Next I got a sleeping bag and a small, lightweight two person tent; each of which fit into it’s own nylon bag. I had no intention of preparing food on the trip, so I acquired a couple of bags big enough for the sleeping gear and some clothes. My packed bike was pretty loaded when compared to the chopper Peter Fonda crossed the country on in “Easy Rider”, but compared to some folks I have seen on the road, mine was a rolling example of minimalism.

Blast Off Day found me awake well before sunrise. On went my boots, gloves, helmet, and spiffy new leather jacket. My goal was to get to the other side of St. Louis before calling it a day. The plan for overnight accommodations was a compromise between flat out roughing it in the woods and the e-z life of hotels; I decided to hit as many KOA Campgrounds as possible. This would allow me the feel of camping out with the benefits of indoor plumbing.

The first night went according to plan. I pitched my tent and slept with the music of crickets. I got up with the roosters, took a shower and headed west. How excited can one be without actually exploding? I was right there at the red line.

The Ozarks were coming into view when another bike pulled alongside. We nodded at each other and he started to pull away.......wait, he let off the throttle and drifted back next to me. He was pointing at the side of the road and clearly wanted me to pull over, which I did.

We both dismounted and took off our helmets. He walked back to me and asked, “When was the last time you tightened up your chain?”

The blank look on my face told him what he needed to know.

My internal dialogue was something akin to this. “What is he talking about? Adjust the chain? The chain is right there where it is supposed to be - why would I mess with that? Should I let him listen to my stereo?”

Remember my earlier proclamation about ineptitude? I was not joking.

He reached down a gloved hand to move my chain vertically - to say there was a lot a play in it would be an understatement. I had been riding my bike regularly since I bought it, to say nothing of the 500 mile day I started my trip with. He told me it was so loose that I should consider myself lucky that I had not “thrown” the chain.

“Good Lord,” I thought to myself. “The chain can actually come off?”

He got down and squinted at the chain, stood up and advised, “You might want to oil this thing before it breaks.”

“Holy shit,” thought I. “You mean to tell me I have to oil AND adjust the chain? What kind of crap is that? Did Peter and Dennis ever, ever mess with their chains in “Easy Rider? Hell no."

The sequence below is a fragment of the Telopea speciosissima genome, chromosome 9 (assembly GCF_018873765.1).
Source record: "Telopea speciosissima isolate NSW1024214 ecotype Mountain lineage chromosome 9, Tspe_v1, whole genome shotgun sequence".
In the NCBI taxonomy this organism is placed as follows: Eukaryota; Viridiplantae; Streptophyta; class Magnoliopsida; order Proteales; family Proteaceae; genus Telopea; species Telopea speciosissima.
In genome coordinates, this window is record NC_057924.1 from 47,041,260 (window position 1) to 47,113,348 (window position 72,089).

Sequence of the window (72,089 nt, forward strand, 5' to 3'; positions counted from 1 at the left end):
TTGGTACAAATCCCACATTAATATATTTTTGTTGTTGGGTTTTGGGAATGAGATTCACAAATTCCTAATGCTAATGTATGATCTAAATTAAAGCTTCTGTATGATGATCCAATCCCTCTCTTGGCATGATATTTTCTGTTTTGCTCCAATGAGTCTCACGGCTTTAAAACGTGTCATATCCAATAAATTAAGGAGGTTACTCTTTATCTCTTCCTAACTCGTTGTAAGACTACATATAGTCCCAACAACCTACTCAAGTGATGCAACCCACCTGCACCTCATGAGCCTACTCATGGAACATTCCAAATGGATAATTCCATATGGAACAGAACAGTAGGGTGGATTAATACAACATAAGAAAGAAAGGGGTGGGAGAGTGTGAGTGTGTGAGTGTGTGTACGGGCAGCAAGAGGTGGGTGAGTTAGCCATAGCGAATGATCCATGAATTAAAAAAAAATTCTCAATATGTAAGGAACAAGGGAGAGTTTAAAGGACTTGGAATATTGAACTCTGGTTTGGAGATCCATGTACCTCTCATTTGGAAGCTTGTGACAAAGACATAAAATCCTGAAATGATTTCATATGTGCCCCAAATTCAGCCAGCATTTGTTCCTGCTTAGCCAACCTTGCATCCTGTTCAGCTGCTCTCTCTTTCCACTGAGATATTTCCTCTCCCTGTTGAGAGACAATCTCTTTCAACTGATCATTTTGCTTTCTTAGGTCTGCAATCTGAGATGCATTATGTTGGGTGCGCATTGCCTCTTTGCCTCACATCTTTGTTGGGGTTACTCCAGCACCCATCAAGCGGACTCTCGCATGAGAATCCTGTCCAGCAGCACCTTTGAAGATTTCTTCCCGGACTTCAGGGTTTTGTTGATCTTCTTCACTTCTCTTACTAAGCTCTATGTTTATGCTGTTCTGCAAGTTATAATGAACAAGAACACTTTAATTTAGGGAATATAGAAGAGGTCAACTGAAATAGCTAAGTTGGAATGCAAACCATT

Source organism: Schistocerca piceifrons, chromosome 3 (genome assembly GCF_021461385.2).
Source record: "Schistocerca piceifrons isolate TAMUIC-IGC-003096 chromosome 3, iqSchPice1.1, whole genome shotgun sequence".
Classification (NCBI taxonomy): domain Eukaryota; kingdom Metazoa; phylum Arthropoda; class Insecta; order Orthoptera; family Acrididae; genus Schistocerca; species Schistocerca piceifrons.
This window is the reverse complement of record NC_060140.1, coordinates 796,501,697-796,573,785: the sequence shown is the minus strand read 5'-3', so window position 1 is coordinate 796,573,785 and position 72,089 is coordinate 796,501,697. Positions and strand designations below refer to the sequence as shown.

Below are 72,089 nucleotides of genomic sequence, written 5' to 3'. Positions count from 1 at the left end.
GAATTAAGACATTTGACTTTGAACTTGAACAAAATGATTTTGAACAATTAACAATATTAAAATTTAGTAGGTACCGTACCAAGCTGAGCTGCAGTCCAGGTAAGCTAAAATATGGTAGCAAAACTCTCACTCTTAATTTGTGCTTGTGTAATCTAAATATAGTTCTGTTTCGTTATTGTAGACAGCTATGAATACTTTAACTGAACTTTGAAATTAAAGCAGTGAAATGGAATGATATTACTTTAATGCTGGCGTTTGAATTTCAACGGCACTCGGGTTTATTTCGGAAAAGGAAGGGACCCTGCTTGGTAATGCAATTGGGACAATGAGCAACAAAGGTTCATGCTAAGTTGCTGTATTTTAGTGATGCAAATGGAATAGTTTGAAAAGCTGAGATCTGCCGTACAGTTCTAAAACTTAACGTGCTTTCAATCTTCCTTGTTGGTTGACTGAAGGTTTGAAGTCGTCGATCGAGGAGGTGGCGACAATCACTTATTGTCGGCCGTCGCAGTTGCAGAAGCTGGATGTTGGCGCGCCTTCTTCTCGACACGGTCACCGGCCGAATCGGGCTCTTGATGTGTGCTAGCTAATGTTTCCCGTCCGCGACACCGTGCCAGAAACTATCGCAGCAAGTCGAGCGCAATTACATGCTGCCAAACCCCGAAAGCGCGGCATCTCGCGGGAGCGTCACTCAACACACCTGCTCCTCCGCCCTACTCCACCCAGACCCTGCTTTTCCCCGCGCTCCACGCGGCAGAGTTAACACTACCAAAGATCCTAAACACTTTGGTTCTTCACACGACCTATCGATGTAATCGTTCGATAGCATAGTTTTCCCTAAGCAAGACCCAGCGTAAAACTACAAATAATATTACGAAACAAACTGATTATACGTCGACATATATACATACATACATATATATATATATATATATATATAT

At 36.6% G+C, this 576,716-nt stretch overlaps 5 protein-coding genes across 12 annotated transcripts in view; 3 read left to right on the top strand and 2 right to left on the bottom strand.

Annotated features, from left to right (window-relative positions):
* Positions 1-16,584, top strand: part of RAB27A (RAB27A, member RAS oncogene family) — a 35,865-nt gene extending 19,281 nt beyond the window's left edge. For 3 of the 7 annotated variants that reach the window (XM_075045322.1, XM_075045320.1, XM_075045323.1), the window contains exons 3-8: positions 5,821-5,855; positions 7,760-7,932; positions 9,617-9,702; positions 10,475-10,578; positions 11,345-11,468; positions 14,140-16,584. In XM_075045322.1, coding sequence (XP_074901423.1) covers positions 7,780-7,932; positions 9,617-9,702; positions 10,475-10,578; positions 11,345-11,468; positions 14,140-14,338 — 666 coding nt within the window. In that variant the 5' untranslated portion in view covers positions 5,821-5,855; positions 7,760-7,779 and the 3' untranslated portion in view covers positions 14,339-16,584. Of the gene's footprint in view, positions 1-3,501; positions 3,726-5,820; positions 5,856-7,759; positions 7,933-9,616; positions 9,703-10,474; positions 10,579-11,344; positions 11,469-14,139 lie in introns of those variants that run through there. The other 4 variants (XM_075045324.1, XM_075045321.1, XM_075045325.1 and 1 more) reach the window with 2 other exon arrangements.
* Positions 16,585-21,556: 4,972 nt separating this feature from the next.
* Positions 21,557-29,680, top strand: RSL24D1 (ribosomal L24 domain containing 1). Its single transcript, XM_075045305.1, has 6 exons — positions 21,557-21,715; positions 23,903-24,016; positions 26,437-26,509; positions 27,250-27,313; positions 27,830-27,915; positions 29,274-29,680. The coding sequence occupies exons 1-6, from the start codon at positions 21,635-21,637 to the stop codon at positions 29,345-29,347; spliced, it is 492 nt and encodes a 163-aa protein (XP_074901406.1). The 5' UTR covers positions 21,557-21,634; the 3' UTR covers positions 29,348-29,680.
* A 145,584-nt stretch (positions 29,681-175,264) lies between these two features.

To my roadside rescuer, I was all smiles and politeness, “Hey, thanks a lot for the heads up, man.”

He wished me luck and climbed back on his bike. A bike that, no doubt, had a well-oiled, properly tensioned chain. I have often thought of how many times this guy got to tell the story of the dumb ass kid from Michigan on a 750 zooming along with a chain that had more play in it than a box full of puppies. A clueless newbie rider that was lucky to be alive. (Yeah, but I had TUNES!)

So there I was on the shoulder of an Interstate with my bike up on the center stand as traffic zoomed by at 70 plus. Perfect classroom for one to learn the fine art of chain tightening. In addition to the fact that my neglect had not caused me to crash and burn, the other piece of good news is that yours truly remembered there was a tool kit AND an owner’s manual under the seat.

In my time on the planet, I have had many encounters with Owner’s Manuals for various pieces of equipment that were, shall we say, slightly less than clear. I have to hand it to Honda, because when I dug out the manual and took the time to actually read it, the instructions on how to check and properly adjust the chain tension were easy to find and follow.

I shook the tools out of the kit and carefully followed the step-by-step directions. Quicker than you can say, “Cliff knows nothing about keeping a motorcycle road worthy.” I had the chain adjusted to the proper specs. I then rode slowly to the next exit, searched for and found a shop where I declared my ignorance to another helpful resident of Missouri regarding chain lubrication.

Twenty minutes later found me back on the road to Arizona with a chain that was probably breathing a sigh of relief now that it was comfortably lubed and not flapping in the wind. I had wisely asked the guy from the shop to double check my adjustments and received a passing grade. While he was outside looking at my bike, he also showed me how to oil the chain.

Yup, that 1974 Honda 750 Four was bulletproof as promised. However, no bike is idiot proof.



Cliff and his wife Julie Claire DeVoe own and operate a small, creative jewelry store in Lowell, MI. Chimera Design opened in 2002 and prides itself on custom work and repairs.